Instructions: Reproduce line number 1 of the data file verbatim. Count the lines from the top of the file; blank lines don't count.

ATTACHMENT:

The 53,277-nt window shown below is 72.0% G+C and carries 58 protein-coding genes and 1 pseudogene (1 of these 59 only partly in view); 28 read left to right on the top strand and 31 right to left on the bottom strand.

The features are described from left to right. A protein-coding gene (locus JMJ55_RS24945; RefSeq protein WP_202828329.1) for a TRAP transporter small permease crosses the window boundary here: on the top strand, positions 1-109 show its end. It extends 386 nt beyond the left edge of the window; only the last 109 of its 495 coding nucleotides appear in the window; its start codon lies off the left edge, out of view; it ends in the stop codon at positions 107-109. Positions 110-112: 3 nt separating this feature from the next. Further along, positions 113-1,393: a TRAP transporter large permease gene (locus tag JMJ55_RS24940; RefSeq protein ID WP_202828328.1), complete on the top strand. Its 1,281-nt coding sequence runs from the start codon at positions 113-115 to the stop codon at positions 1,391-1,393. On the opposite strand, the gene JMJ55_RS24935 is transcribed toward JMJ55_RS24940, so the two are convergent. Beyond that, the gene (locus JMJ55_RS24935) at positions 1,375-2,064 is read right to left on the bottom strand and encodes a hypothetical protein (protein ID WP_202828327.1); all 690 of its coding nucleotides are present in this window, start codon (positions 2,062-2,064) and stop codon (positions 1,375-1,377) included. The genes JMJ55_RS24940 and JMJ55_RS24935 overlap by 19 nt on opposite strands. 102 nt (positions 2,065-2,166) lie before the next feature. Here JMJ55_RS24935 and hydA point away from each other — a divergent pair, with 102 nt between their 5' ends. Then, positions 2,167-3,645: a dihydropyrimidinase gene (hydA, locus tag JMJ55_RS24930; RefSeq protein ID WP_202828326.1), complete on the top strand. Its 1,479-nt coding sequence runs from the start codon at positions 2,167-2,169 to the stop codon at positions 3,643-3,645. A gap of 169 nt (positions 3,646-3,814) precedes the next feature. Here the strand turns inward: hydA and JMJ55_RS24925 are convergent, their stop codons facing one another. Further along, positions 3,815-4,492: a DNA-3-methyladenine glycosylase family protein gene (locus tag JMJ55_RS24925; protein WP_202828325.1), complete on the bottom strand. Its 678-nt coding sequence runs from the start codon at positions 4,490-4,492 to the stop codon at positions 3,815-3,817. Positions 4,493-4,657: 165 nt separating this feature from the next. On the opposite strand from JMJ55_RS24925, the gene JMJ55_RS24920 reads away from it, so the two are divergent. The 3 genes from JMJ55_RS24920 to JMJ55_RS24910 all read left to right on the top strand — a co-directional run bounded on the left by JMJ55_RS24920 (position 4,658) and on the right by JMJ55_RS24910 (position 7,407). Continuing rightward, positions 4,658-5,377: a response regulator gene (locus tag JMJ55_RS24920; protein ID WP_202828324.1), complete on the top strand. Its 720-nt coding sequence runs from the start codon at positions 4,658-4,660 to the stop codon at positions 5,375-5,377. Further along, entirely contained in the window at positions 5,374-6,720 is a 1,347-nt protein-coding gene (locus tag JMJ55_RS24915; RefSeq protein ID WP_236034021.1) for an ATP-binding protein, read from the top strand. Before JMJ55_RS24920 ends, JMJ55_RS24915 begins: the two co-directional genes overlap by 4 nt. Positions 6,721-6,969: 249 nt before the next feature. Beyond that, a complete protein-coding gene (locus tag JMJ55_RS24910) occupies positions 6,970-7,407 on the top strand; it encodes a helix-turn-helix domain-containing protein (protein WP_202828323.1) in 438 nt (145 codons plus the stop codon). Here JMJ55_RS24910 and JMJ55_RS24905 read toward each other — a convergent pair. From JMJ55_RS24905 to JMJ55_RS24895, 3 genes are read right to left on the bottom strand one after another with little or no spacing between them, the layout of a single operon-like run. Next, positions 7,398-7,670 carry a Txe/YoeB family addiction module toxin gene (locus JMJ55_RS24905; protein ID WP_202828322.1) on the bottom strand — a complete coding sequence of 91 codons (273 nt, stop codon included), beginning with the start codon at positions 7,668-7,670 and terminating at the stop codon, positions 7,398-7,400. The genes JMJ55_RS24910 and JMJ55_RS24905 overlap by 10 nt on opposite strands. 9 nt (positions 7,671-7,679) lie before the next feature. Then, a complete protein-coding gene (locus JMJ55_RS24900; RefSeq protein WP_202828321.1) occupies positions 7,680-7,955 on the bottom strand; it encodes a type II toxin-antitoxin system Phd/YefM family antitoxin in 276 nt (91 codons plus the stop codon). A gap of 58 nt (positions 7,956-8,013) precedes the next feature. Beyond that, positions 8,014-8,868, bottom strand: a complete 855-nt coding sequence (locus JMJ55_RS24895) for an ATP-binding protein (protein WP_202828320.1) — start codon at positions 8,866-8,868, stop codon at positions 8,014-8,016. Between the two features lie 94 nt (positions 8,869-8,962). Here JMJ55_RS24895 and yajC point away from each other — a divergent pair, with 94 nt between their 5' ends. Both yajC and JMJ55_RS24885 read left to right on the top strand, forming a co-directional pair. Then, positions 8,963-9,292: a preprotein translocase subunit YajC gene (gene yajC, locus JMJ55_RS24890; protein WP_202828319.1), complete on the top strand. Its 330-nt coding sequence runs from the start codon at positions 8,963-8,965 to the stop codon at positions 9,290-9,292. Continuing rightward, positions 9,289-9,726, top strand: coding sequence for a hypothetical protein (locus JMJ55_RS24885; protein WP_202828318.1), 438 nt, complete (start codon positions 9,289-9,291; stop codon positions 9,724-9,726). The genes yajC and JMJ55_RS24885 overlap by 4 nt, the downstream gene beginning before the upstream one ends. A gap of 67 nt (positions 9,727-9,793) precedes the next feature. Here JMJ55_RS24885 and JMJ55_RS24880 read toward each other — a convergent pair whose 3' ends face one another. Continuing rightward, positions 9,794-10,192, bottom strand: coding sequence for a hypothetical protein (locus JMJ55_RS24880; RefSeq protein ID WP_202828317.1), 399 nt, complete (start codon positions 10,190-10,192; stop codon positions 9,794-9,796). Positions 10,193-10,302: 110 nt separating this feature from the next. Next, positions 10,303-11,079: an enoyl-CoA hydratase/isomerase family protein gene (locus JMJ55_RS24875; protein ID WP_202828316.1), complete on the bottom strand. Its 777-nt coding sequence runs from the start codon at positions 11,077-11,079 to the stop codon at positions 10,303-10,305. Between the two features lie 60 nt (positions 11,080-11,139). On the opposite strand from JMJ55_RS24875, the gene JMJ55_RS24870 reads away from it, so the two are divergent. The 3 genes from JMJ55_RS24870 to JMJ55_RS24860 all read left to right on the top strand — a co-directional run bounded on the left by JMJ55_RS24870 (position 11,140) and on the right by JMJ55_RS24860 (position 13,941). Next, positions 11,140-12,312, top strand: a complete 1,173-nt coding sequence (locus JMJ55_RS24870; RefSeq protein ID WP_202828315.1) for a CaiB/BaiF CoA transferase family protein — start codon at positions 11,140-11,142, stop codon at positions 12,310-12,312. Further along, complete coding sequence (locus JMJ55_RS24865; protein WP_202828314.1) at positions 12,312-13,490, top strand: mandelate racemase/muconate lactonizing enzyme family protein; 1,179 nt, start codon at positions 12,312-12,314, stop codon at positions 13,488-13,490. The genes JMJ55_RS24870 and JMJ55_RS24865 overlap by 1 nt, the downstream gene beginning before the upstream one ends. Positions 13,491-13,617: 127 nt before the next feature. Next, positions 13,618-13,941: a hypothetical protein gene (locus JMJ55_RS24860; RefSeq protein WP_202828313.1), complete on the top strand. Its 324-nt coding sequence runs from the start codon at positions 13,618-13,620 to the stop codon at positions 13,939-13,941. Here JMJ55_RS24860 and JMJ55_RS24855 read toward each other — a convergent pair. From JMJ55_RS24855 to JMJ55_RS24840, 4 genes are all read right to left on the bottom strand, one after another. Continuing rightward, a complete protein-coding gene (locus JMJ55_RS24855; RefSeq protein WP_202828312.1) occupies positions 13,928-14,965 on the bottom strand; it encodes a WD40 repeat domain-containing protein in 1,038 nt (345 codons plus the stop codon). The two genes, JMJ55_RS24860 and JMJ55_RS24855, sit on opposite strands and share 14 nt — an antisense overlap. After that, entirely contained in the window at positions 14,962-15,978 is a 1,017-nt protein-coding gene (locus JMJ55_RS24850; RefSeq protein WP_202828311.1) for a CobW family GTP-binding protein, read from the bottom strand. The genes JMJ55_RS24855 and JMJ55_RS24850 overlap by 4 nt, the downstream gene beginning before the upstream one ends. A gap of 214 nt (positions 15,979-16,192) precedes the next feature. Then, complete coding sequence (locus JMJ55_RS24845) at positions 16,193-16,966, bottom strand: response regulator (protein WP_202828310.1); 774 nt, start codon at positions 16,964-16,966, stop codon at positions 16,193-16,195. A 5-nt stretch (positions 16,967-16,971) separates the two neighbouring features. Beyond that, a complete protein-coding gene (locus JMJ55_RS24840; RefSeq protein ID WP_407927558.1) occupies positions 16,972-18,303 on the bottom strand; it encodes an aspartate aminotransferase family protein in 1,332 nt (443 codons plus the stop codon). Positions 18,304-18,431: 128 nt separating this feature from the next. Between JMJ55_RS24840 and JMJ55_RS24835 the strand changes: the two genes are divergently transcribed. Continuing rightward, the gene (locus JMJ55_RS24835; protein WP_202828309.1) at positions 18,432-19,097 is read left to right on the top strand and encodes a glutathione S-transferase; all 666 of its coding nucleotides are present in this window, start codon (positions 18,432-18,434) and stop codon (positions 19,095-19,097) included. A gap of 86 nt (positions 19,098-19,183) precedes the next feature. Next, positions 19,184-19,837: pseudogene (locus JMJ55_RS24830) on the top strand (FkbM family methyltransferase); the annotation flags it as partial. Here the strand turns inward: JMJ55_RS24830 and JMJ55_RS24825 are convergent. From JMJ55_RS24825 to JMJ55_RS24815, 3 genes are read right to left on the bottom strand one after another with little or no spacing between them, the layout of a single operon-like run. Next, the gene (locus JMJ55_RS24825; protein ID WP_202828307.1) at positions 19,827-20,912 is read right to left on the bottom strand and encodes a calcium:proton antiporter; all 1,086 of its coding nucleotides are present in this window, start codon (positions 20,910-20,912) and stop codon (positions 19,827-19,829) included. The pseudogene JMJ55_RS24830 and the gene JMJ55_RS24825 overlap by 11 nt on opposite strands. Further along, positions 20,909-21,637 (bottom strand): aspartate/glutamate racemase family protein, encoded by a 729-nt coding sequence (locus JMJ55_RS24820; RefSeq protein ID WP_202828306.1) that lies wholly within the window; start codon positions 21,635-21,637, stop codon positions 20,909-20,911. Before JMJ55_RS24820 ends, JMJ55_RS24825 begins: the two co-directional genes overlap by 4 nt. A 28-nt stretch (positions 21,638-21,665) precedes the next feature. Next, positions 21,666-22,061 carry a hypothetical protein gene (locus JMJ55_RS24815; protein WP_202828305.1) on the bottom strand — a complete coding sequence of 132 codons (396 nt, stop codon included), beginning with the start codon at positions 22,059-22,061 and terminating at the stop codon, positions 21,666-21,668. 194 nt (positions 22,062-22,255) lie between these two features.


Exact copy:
The 53,277-nt window shown below is 72.0% G+C and carries 58 protein-coding genes and 1 pseudogene (1 of these 59 only partly in view); 28 read left to right on the top strand and 31 right to left on the bottom strand.